Calgary by Brian
According to the Economist, Canada’s homes are 21 per cent overvalued, while TD Bank warned that overvaluation ranges from 10 to 15 per cent. Despite the different numbers, economists agree that the real estate market is vulnerable and that Canada’s housing bubble has become a topic of hot debate. Canada’s debt-to-income ratio has reached 151 per cent (higher than in the U.S., which peaked at over 160 per cent in 2007 and since that time has declined). Income is growing slowly and interest rates are low, so there is no chance of improvement. Should we really be afraid of the crisis that burst in the U.S. four years ago? The answer is clearly not.
Canada is Stricter
Canada’s banking system was considered the soundest in the world by the World Economic Forum for the past three years. The title can find a new owner this year, but Canada’s banking standards remain transparent and much stricter than in the U.S. before the crisis. Minimum downpayment is 5 per cent, while in the U.S. there were no downpayment requirements. Unlike the U.S. banks, Canada’s lenders didn’t get involved in the sort of risky products that in fact drove the U.S. housing boom and led to its collapse.
House in Calgary by Bill Longstaff
It is extremely rare to obtain a Canadian interest-only loan, while in the U.S. they were considered a great financial decision as many homeowners could see the values of their homes increase by as much as four times in the early 2000s. They earned more appreciation during this period. When the prices started falling, borrowers carried a mortgage larger than the value of their houses and they weren’t able to refinance the house into a fixed-rate mortgage. Interest-only loans became a poor financial decision.
U.S. lenders attracted potential clients by even more risky means, including teaser rates. Teaser rates are generally temporary and are far below the common realistic rate for the service.
Securitization Not So Risky
About 45 per cent of U.S. subprime mortgages were income stated, while in Canada less than 5 per cent. Securitization in the U.S. represented more than 60 per cent of all mortgages, and the securities were issued by investment banks. The banks weren’t regulated, and when the crisis started, Bear Stearns and Lehman Brothers, over 100 years old, collapsed. Others stayed in trouble, and in 2008 Goldman Sachs and Morgan Stanley decided to abandon their status as investment banks and convert into “traditional bank holding companies.” The Dow Jones closed down just over 500 points on September 15, 2008, after Lehman Brothers declared bankruptcy, which was at the time the largest drop in a single day since the days after the attacks on September 11, 2001. The fall of Lehman Brothers also had a strong effect on small private investors and it contributed to the fast and devastating spread of the crisis.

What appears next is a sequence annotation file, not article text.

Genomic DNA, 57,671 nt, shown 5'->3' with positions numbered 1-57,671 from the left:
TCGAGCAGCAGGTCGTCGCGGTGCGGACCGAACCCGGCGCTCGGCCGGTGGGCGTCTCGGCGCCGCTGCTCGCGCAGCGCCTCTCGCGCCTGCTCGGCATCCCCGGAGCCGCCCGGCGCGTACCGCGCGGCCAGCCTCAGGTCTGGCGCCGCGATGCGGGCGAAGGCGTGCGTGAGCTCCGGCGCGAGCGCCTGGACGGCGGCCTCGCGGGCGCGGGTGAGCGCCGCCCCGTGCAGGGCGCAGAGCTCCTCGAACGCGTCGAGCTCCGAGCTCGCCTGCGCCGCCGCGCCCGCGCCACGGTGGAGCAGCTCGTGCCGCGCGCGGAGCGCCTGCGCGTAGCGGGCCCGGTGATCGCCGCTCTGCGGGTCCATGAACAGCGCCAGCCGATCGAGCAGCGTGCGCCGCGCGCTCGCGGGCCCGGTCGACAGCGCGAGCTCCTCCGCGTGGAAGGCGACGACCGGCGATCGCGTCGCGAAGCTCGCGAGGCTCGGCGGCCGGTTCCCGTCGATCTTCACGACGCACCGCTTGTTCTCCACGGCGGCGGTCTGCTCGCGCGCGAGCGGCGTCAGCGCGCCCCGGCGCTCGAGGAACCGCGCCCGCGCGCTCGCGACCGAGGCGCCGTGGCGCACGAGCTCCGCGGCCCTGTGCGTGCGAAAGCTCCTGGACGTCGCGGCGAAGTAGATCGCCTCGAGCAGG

In Canada, about 70 per cent of mortgages stay in the hands of lenders and the rest of them are issued as mortgage-backed securities by Canada’s housing trust CMHC, so they are backed by a government body. Only higher-quality mortgages are securitized, while in the U.S. subprime mortgages were sold as well.
Don’t Panic; Don‘t Underestimate
If the housing market buckles, the big banks are strong enough “that they could absorb that hit,” said Ed Clark, chief executive of TD Bank. However, that doesn’t mean that Canadians are safe and have no reason to be afraid. Economic slowdown or, in the worst case, recession will affect everyone. High indebtedness will lead to a higher number of foreclosures. Speculators will have to leave the market and will probably find themselves in financial trouble. Just don’t panic. Canada’s housing market will cool with no doubt, but it isn’t likely to crash in U.S. style.